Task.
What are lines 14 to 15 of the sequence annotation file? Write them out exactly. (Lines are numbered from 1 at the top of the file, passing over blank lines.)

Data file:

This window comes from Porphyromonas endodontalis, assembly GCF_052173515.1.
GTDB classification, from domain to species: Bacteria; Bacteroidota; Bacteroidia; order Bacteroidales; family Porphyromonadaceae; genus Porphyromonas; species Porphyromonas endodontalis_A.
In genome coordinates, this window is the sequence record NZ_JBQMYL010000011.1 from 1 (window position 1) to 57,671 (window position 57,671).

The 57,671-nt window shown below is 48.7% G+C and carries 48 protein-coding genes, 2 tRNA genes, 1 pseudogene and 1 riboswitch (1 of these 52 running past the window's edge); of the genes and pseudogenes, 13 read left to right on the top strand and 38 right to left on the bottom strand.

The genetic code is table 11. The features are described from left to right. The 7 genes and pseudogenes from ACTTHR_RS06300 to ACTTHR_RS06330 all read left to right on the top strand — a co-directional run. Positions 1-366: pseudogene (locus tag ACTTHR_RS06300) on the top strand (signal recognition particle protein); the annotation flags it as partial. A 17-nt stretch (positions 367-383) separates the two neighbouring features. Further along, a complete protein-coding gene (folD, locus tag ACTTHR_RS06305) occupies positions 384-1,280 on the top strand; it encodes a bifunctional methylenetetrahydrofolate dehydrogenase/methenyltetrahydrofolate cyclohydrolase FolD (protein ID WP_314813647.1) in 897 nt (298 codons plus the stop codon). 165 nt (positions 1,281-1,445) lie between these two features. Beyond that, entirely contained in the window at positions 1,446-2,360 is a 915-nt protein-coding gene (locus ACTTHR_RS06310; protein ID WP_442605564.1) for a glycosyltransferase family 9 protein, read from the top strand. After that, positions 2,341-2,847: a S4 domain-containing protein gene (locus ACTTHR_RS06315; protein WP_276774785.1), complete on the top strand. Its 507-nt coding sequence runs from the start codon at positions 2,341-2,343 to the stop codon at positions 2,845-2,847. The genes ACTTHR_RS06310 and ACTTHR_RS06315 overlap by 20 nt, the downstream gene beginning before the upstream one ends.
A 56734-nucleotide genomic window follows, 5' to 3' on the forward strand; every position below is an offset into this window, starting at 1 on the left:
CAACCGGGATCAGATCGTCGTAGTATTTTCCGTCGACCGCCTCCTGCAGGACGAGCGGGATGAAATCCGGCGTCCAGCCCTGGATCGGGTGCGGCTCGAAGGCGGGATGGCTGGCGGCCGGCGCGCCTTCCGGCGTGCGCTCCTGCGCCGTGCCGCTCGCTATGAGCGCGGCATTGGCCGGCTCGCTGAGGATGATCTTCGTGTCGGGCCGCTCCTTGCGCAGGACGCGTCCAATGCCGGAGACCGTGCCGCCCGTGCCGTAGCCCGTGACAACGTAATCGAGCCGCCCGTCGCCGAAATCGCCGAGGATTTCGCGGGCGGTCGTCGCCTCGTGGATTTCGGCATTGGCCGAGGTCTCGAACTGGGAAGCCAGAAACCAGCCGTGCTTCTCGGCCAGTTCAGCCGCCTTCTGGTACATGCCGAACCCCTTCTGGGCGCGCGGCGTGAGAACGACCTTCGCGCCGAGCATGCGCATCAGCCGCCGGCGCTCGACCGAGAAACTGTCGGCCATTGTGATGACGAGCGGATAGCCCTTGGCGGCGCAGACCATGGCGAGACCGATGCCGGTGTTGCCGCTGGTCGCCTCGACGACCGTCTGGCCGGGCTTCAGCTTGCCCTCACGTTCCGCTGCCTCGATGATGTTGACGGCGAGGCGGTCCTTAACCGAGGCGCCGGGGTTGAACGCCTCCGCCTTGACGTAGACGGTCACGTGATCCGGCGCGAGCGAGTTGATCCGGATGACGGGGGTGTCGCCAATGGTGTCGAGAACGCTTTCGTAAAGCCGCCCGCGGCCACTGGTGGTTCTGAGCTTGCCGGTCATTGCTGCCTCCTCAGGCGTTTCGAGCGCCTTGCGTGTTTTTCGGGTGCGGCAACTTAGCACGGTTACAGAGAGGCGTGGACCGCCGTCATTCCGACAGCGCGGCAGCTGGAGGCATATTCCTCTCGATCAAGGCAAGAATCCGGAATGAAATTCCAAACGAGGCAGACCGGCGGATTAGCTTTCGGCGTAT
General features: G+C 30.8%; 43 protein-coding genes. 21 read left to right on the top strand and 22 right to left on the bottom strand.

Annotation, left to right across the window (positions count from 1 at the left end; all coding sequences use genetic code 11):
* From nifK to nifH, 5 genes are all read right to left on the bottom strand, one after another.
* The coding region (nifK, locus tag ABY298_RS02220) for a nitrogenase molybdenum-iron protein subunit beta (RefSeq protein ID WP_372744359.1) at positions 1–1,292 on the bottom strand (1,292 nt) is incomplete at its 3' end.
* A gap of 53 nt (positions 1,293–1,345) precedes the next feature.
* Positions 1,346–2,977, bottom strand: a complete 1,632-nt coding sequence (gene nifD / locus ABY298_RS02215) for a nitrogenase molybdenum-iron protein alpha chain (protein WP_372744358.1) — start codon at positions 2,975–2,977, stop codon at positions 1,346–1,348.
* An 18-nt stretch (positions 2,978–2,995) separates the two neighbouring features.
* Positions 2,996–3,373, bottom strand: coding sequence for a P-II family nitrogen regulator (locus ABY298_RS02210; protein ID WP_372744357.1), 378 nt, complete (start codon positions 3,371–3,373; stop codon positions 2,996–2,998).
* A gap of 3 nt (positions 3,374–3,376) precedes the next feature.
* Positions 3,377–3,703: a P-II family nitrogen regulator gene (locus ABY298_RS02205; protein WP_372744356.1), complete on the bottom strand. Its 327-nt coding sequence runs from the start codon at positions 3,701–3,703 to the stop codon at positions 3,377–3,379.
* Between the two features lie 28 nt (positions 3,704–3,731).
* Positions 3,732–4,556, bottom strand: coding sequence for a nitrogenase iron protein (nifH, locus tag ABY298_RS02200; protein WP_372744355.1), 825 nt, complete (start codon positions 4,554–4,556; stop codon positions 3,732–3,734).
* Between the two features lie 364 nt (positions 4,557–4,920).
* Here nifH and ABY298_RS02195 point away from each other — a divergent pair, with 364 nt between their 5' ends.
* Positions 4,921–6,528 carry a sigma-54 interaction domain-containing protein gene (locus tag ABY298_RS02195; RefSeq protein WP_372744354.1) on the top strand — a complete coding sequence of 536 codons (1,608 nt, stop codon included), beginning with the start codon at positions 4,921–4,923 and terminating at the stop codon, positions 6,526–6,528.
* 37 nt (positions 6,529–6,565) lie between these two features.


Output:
* An 18-nt stretch (positions 2,978–2,995) separates the two neighbouring features.
* Positions 2,996–3,373, bottom strand: coding sequence for a P-II family nitrogen regulator (locus ABY298_RS02210; protein ID WP_372744357.1), 378 nt, complete (start codon positions 3,371–3,373; stop codon positions 2,996–2,998).